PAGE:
Pile by the Bed reviews The Ten Thousand Doors of January, the debut fantasy novel by Alix E Harrow
Pile by the Bed reviews Ninth House by Leigh Bardugo, a dark fantasy novel set in the very real world of the secret societies of Yale University.
Pile by the Bed reviews The Violent Century by Lavie Tidhar an alternate twentieth century history with X-men style powers that asks what it means to be a hero.
Pile by the Bed reviews Lost Acre, the last volume in Andrew Caldecott’s very English fantasy Rotherweird trilogy
Pile by the Bed reviews Shadows of the Short Days by Alexander Dan Vilhjalmsson – grimdark, urban fantasy based in Icelandic mythology.
Pile by the Bed reviews and recommends Jade War by Fonda Lee, second book in the Green Bone trilogy.
Pile by the Bed reviews Lovecraft Country by Matt Ruff using pulp horror and science fiction tropes to explore racism in America in the 1950s.
Pile by the Bed reviews the novel version of Pan’s Labyrinth by Guillermo del Toro and Cornelia Funke – a “stunning work of fantasy”.
Pile by the Bed reviews The October Man by Ben Aaronovitch a stand alone novella set in his Rivers of London universe
Pile by the Bed reviews Crossings by Alex Landragin, a body hopping romp across the centuries.
Pile by the Bed reviews Magic for Liars by Sarah Gailey – a post Harry Potter magic academy / noir crime fiction mash up.
Pile by the Bed reviews The Ice House by Tim Clare, follow up to his 2015 fantasy debut The Honours.
Pile By the Bed reviews the Black Leopard, Red Wolf, the new fantasy novel by Booker Prize winner Marlon James
Pile by the Bed reviews String City by Graham Edwards
Pile by the Bed reviews The Raven Tower by Ann Leckie, a book that reinvents the ground rules of the fantasy genre.
Pile by the Bed reviews Someone Like Me by M R Carey
Pile by the Bed reviews Lies Sleeping by Ben Aaronovitch, Book 7 of the Rivers of London Series
Paraic O’Donnell’s debut novel The Maker of Swans was one of the standout fantasy novels of 2016. In a genre that often deals in warmed over tropes, The Maker of Swans was a work of beguiling originality. So the question was, how would O’Donnell follow this debut up. Much like another debutant of the previous year, Natasha Pulley, he does so with an emphatic change in direction which maintains the features that made his debut so enjoyable. The Maker of Swans was set in a more contemporary time but always had the feel of a more Victorian novel. The House on Vesper Sands is Victorian so allows O’Donnell more licence to lean into period flourishes (also drawing further comparisons with Pulley’s works which are both set in this era). In the cold open a seamstress, suffering from some undisclosed medical condition, who is brought to the house of Lord Strythe late at night to complete a secret commission commits suicide. The story proper opens with young Gideon Bliss coming down from Cambridge to see his uncle and failing to find him runs into a young woman from his past. At the same time, society reporter Octavia Hillingdon has happened on…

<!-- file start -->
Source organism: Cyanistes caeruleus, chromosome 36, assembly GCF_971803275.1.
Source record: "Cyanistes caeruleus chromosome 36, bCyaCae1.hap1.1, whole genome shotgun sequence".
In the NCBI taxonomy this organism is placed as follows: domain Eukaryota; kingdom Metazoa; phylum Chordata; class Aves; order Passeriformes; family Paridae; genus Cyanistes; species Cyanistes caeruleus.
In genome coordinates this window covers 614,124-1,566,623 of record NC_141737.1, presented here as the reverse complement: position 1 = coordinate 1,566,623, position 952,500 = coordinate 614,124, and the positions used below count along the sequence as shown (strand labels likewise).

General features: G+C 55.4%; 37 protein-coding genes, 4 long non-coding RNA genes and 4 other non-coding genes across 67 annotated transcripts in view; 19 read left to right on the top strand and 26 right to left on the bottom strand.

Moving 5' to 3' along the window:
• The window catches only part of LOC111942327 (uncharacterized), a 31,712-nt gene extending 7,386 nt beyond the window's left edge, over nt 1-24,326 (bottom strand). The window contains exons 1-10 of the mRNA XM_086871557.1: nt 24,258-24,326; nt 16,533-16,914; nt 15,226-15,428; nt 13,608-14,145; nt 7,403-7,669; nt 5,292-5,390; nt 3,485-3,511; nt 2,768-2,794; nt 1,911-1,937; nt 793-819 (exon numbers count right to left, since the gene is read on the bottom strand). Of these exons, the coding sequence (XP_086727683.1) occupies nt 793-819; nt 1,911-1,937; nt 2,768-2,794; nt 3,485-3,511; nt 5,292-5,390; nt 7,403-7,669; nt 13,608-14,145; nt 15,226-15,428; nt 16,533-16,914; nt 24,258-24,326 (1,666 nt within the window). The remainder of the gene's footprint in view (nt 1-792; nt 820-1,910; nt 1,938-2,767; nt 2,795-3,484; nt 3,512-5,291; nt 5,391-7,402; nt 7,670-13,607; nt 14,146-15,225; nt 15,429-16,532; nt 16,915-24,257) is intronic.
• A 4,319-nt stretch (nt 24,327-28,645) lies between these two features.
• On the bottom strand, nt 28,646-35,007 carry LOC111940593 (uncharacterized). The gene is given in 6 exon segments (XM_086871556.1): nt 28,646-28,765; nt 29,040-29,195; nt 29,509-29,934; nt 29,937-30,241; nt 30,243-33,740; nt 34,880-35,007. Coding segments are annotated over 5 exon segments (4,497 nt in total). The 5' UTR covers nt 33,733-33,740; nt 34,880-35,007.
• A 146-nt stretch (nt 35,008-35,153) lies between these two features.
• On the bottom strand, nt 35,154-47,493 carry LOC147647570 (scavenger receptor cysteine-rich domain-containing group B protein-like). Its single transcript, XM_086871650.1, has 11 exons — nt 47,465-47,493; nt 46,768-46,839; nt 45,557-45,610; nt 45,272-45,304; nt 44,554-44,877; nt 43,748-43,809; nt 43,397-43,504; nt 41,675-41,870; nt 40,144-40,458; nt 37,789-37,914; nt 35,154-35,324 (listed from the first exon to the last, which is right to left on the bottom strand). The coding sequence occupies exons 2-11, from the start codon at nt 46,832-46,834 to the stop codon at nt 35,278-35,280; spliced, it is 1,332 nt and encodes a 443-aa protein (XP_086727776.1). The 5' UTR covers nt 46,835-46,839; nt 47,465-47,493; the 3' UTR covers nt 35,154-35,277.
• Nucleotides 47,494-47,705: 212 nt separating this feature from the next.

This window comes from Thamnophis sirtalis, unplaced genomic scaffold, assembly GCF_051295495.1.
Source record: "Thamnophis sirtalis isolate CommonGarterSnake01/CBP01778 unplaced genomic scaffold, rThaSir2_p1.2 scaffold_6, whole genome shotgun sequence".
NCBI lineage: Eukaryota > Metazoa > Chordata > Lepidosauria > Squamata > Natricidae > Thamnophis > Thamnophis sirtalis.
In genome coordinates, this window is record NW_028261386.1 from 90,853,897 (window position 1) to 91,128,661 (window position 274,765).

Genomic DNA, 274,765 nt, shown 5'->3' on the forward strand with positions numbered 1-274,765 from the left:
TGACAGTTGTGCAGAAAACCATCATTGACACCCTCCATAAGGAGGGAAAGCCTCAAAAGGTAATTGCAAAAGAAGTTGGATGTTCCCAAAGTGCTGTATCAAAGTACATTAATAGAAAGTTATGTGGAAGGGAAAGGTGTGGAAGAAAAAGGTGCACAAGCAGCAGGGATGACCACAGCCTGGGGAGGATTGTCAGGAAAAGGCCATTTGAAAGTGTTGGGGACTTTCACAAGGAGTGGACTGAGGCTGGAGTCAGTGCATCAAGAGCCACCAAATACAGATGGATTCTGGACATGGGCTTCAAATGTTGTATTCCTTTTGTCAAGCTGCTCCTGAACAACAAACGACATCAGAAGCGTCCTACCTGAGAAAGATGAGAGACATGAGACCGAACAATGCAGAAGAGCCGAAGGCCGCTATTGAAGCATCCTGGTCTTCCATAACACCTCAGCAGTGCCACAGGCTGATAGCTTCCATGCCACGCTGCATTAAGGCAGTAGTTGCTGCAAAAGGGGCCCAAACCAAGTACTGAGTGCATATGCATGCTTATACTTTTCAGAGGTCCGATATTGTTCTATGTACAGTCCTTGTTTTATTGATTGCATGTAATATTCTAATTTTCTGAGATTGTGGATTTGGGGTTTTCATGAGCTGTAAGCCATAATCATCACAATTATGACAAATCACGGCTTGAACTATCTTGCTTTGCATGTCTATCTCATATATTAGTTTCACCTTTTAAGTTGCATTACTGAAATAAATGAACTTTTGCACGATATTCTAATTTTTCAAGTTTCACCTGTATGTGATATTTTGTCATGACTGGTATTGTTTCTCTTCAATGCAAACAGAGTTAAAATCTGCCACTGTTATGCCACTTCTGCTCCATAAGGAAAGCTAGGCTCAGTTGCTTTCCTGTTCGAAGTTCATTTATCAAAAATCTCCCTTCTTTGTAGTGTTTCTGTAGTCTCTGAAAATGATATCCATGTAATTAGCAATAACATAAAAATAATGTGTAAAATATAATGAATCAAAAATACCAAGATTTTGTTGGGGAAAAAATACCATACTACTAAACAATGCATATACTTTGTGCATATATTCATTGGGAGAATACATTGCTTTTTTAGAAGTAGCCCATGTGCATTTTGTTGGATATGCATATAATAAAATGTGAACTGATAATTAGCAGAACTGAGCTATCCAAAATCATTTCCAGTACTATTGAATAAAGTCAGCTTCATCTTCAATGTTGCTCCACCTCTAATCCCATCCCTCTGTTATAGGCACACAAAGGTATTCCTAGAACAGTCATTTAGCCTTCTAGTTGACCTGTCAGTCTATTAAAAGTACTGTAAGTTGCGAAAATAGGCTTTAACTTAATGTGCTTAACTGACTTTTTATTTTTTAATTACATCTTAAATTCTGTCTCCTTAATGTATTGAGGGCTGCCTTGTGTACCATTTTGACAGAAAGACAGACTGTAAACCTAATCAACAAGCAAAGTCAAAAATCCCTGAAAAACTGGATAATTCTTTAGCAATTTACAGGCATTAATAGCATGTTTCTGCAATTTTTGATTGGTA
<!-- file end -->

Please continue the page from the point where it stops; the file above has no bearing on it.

You could imagine the elevator pitch for Patrick Ness’s new novel And the Ocean Was Our Sky: “Think Moby Dick, but from the whale’s point of view”. But while Moby Dick is a touchstone, fantasy writer Ness, responsible for A Monster Calls, the Chaos Walking trilogy and the Doctor Who spinoff Class, takes this well known story into new territory. The book opens with “Call me Bathsheba” a riff on that famous opening line. Bathsheba is a whale who has been told that she has a destiny as a hunter of men. In Bathsheba’s world, whales hunt humans as much as humans hunt whales in a war that seems to never have an end. The whales carry harpoons and drag boats behind them underwater as a way of storing and transporting human bodies which they use as resources. These whales have developed an underwater civilization and have a breathing technology that enables them to only venture to the ocean’s surface, known as the Abyss, infrequently. Bathsheba’s story centres around a hunt for the great white ship of legendary whale killer Toby Wick. After picking up the lone survivor of a massacre of humans which hints at the work of Wick,…
Michael Eisele’s latest book of short stories, as the name suggests, is full of spirits and fae creatures and is rich in mythology. The opening story “Mouse” is one of many stories in this collection where humans interact with otherworldly beings and so sets the tone for most of the book. In this story, a struggling artist finds that his mentor is caring for a small spirit creature that has lived in the town from when the town was still a forest. The artist is inspired to paint a canvas of the spirit creature’s lost world, a painting that opens up much more. In “Tree Spirit”, a wood carver makes a deal with the spirit of a fallen tree to turn her into a boat so they can both see the world. In these, and many of the other tales of deals with the spirit world, the outcome is driven by the mythology that the spirits inhabit and is never quite what the humans might have expected. Many stories follow a similar trajectory of discovery, interaction and twisted resolution but draw on a range of different traditions, including Irish, Germanic and Native American. While many of the stories feel like…